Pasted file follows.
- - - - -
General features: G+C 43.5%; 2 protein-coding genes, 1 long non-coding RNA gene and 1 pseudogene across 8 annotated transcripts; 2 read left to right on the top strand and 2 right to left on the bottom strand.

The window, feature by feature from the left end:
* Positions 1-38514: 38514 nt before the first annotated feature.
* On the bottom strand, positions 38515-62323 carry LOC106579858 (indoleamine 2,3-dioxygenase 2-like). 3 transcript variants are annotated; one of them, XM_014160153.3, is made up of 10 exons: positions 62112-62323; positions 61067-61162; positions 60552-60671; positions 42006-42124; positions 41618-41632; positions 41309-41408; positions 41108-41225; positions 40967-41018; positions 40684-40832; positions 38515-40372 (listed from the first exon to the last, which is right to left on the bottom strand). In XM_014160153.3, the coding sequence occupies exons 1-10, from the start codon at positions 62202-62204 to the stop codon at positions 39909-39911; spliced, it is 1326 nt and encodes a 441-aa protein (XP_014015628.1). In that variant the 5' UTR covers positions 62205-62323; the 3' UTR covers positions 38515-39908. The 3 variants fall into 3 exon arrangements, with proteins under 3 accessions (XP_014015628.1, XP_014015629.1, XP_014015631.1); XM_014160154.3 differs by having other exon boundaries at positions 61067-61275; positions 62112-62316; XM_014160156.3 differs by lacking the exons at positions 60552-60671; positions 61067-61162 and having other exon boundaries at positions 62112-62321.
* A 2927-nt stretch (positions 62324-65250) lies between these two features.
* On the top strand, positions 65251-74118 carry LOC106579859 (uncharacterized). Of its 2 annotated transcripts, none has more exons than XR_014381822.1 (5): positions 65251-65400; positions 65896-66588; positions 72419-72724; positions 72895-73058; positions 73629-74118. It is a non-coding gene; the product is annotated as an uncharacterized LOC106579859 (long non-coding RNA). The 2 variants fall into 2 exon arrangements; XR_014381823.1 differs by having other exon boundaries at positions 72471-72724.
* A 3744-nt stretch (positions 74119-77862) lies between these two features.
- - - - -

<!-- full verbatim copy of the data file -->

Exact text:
General features: G+C 43.5%; 2 protein-coding genes, 1 long non-coding RNA gene and 1 pseudogene across 8 annotated transcripts; 2 read left to right on the top strand and 2 right to left on the bottom strand.

The window, feature by feature from the left end:
* Positions 1-38514: 38514 nt before the first annotated feature.
* On the bottom strand, positions 38515-62323 carry LOC106579858 (indoleamine 2,3-dioxygenase 2-like). 3 transcript variants are annotated; one of them, XM_014160153.3, is made up of 10 exons: positions 62112-62323; positions 61067-61162; positions 60552-60671; positions 42006-42124; positions 41618-41632; positions 41309-41408; positions 41108-41225; positions 40967-41018; positions 40684-40832; positions 38515-40372 (listed from the first exon to the last, which is right to left on the bottom strand). In XM_014160153.3, the coding sequence occupies exons 1-10, from the start codon at positions 62202-62204 to the stop codon at positions 39909-39911; spliced, it is 1326 nt and encodes a 441-aa protein (XP_014015628.1). In that variant the 5' UTR covers positions 62205-62323; the 3' UTR covers positions 38515-39908. The 3 variants fall into 3 exon arrangements, with proteins under 3 accessions (XP_014015628.1, XP_014015629.1, XP_014015631.1); XM_014160154.3 differs by having other exon boundaries at positions 61067-61275; positions 62112-62316; XM_014160156.3 differs by lacking the exons at positions 60552-60671; positions 61067-61162 and having other exon boundaries at positions 62112-62321.
* A 2927-nt stretch (positions 62324-65250) lies between these two features.
* On the top strand, positions 65251-74118 carry LOC106579859 (uncharacterized). Of its 2 annotated transcripts, none has more exons than XR_014381822.1 (5): positions 65251-65400; positions 65896-66588; positions 72419-72724; positions 72895-73058; positions 73629-74118. It is a non-coding gene; the product is annotated as an uncharacterized LOC106579859 (long non-coding RNA). The 2 variants fall into 2 exon arrangements; XR_014381823.1 differs by having other exon boundaries at positions 72471-72724.
* A 3744-nt stretch (positions 74119-77862) lies between these two features.